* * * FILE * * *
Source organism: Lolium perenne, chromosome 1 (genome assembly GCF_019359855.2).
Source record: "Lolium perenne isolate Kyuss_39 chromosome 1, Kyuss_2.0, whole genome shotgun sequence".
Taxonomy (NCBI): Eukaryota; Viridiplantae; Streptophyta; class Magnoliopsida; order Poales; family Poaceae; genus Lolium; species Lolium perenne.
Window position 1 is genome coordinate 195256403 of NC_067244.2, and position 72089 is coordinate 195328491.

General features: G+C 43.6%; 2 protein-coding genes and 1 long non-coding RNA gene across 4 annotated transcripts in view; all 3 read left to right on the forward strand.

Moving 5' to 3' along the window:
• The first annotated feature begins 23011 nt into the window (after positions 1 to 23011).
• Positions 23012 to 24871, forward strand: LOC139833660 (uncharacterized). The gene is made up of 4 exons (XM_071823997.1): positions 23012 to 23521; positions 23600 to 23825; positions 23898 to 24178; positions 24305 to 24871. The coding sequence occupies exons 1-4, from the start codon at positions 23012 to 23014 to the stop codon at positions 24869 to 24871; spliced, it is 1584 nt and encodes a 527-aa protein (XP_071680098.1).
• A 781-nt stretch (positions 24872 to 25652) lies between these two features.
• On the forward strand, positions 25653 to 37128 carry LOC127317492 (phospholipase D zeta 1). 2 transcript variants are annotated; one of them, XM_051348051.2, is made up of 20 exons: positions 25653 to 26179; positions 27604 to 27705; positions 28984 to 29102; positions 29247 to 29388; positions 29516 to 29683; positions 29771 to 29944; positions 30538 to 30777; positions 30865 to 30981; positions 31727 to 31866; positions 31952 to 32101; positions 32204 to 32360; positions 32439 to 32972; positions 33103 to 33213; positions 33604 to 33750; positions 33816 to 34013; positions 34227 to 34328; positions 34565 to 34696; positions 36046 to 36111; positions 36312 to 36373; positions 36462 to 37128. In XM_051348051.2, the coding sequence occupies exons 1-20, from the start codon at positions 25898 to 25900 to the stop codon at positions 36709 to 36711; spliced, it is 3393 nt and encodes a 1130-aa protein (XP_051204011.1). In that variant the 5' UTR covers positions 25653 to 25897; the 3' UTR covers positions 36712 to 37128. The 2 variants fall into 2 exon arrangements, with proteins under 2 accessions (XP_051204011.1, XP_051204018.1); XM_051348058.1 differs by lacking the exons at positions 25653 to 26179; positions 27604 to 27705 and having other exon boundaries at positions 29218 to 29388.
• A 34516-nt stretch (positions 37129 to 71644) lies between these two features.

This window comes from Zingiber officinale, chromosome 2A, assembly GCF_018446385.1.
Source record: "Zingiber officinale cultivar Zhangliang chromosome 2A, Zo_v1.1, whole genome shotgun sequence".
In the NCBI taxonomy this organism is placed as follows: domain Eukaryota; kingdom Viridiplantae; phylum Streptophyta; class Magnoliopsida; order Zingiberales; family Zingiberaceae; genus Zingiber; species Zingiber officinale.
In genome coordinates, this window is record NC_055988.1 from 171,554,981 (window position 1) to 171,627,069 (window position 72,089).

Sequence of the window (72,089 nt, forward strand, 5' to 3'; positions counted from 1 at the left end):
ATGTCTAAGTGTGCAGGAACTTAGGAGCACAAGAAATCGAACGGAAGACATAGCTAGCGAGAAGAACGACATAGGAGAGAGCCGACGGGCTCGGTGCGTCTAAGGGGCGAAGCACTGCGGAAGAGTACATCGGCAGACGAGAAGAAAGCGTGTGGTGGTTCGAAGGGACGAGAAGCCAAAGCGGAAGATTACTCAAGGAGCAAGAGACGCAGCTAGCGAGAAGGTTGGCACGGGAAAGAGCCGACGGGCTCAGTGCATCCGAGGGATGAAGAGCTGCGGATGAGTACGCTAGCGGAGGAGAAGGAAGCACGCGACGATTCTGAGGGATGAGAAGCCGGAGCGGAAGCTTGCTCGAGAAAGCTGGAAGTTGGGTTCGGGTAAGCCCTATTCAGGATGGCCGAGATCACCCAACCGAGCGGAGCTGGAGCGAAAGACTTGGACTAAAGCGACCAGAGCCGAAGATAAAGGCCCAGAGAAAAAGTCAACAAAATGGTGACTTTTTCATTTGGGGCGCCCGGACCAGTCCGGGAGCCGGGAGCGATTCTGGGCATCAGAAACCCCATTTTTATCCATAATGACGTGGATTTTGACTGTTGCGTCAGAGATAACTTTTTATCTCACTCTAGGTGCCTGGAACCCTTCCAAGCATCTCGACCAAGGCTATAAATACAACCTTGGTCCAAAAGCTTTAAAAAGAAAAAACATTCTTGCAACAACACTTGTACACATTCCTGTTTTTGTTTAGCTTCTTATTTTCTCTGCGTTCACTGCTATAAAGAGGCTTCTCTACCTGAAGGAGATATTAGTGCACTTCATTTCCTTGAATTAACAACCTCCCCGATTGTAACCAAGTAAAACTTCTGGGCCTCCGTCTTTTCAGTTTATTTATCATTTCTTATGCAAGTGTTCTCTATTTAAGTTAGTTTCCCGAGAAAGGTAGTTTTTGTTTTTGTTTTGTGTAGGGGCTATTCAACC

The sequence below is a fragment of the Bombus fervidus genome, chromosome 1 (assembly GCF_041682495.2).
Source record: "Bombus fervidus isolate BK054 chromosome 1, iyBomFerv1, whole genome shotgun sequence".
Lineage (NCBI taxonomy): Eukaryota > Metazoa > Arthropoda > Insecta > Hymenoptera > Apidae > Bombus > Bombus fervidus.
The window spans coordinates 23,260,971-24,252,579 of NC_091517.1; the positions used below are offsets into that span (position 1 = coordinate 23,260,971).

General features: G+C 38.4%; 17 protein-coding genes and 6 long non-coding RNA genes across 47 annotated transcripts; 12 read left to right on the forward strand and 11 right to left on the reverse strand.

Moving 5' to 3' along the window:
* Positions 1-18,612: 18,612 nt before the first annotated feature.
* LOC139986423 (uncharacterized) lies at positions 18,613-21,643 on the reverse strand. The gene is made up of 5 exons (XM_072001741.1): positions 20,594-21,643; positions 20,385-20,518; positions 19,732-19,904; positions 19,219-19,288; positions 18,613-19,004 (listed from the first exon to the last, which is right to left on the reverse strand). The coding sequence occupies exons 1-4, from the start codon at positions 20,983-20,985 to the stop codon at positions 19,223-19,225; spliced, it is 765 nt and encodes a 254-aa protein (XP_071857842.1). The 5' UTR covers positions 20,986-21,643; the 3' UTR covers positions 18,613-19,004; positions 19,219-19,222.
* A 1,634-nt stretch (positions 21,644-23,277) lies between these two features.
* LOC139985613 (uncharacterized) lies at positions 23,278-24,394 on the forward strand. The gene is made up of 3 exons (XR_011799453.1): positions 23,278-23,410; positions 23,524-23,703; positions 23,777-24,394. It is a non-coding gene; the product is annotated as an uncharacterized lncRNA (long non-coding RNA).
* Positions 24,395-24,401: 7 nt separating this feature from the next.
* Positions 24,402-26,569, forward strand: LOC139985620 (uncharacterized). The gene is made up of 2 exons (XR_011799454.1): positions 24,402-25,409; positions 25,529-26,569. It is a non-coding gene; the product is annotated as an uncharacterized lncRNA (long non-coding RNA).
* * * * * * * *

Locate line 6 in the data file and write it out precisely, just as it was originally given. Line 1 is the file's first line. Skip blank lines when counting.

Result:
Moving 5' to 3' along the window: